It’s high in iron and B vitamins, but that is a small consideration if you find yourself in the ICU after eating an E. coli burger. I have deprived myself this summer of burgers from my favorite cowboy restaurant in the High Sierra’s Ponderosa. Granted, the restaurant is stronger on the cowboys than on the burgers, but the burgers are a key part of the package. Lamenting my deprivation the other night, the topic of the Nebraska Beef recall came up.
My son Frederick was incensed that not only would pathogens find its way into beef and deprive me of burgers, but that the company providing the beef would actually blame others for resulting illnesses. Back in June, Nebraska Beef sued members of the Salem Lutheran Church for not preparing their meatballs properly for a church dinner. Had those ladies used better food safety measures, the pathogen that was illegally present in the food in the first place would have made no one sick.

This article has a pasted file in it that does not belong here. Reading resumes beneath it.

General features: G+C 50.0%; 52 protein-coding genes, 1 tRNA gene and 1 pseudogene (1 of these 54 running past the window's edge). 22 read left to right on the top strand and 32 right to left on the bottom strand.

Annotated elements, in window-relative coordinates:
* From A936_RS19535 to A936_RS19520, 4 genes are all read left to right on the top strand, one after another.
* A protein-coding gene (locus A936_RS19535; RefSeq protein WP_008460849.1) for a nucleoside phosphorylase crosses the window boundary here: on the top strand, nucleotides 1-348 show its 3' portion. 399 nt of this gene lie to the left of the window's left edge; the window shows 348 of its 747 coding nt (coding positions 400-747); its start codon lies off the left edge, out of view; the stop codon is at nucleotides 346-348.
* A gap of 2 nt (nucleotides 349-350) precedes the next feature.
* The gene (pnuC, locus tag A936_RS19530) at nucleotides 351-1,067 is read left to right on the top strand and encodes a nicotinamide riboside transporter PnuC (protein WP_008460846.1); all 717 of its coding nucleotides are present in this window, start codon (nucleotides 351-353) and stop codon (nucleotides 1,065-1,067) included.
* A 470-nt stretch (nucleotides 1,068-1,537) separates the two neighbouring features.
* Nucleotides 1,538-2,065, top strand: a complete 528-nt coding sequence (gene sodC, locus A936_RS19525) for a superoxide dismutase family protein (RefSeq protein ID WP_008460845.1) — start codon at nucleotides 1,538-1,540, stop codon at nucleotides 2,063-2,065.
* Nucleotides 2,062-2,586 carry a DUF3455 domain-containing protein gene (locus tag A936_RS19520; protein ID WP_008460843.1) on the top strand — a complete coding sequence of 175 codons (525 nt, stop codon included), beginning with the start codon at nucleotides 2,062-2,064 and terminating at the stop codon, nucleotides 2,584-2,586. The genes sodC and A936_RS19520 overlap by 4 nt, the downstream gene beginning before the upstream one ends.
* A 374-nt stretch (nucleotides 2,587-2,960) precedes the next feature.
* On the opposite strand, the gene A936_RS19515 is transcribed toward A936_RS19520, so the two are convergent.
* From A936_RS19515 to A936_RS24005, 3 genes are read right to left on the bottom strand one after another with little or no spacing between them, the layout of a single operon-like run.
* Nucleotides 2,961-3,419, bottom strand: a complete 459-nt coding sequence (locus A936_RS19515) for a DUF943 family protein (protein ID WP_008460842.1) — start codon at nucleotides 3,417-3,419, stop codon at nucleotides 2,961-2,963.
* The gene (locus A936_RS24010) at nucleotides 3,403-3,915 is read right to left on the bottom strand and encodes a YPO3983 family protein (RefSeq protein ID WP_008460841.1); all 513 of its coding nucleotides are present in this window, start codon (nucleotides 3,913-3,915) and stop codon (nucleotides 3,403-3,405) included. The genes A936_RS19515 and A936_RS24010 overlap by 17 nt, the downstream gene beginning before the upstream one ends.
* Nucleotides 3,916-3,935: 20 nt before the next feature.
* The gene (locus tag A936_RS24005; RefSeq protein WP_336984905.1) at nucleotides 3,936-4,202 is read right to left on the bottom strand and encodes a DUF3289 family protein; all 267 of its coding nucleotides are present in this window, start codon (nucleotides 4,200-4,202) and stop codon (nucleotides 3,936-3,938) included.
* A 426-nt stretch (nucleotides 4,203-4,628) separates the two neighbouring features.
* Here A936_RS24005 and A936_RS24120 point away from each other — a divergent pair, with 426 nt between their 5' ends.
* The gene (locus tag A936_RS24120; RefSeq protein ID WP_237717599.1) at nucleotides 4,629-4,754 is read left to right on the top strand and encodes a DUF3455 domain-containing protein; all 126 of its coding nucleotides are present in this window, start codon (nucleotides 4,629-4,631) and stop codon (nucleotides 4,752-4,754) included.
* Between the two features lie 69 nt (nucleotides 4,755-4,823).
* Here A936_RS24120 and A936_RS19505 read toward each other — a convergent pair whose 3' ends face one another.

The dinnertime discussion was made more interesting by Frederick’s recent fascination with Old Testament stories. Could God be punishing Nebraska Beef for its behavior earlier this summer with even more recalls? Would locusts swarm Omaha? Would the Missouri River turn to blood? Probably not, but perhaps some figurative lightning was striking the Omaha area nonetheless. Our dinnertime discussion inspired a painting (below) in the spirit of Frederick’s series of “Pollan Paintings.” At the same time, apparently a friend of food injury attorney Bill Marler has been counting the pounds of beef recalled and pointed out that 6.66 million pounds have been recalled so far. The Mark of the Beast embedded in a hamburger recall along with all of the other signs of the looming Apocalypse may send me to the Ponderosa for one final comfort burger.
In case I don’t return, I leave you with a final message from Frederick (6 years) called “Nebraska Beef’s Final Days,” poster paint on construction paper.